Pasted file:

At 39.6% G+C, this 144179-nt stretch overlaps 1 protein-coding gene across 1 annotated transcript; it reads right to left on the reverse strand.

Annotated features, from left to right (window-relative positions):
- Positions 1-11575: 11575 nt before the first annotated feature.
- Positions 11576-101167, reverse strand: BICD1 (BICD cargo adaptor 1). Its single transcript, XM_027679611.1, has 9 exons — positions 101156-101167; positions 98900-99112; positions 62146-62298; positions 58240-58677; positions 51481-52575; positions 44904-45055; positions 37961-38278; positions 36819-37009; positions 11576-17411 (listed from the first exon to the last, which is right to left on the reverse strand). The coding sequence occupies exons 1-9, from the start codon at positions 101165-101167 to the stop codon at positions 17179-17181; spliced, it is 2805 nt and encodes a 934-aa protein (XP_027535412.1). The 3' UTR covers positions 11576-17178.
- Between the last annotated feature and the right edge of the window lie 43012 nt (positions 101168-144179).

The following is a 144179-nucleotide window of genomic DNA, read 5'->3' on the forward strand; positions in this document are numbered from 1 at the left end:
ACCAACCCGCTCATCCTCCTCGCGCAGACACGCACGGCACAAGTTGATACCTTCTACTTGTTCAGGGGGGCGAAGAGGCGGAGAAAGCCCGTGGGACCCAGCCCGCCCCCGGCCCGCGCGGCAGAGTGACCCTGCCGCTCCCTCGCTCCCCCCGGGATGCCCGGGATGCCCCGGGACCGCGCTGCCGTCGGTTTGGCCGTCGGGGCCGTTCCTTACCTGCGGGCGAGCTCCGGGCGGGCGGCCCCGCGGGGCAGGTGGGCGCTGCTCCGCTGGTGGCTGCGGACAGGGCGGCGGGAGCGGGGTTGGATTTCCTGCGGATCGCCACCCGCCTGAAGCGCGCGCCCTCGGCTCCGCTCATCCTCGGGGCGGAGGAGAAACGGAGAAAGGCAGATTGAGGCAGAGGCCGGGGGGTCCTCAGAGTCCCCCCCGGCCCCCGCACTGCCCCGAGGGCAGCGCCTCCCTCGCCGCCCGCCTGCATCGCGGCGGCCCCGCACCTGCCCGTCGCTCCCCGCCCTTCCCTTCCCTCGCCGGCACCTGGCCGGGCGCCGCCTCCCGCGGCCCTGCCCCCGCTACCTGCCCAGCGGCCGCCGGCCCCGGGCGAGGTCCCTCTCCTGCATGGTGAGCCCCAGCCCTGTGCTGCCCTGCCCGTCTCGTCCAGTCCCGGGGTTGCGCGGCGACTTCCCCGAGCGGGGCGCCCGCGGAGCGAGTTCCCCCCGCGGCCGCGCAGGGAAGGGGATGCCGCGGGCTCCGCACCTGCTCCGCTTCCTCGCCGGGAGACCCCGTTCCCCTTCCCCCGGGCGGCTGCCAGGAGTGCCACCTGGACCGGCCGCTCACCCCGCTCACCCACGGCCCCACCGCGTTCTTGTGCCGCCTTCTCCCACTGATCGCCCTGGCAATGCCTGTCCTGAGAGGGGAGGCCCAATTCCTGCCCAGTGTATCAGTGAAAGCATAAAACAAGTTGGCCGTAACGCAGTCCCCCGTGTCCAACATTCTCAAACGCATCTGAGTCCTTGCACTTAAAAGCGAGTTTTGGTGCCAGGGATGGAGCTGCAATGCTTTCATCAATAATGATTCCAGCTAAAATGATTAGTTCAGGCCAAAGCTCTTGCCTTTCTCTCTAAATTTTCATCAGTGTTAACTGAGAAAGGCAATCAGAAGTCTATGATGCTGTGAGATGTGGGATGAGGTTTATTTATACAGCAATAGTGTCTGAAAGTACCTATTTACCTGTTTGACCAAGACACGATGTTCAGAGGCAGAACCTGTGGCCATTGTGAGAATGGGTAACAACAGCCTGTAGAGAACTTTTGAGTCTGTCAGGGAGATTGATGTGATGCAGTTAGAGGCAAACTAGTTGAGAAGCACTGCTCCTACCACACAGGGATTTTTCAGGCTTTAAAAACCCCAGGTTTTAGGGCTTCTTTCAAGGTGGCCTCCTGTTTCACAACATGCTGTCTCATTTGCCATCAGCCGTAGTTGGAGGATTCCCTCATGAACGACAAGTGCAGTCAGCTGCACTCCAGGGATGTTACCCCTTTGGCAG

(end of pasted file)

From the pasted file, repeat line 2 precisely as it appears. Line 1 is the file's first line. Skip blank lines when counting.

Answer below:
Annotated features, from left to right (window-relative positions):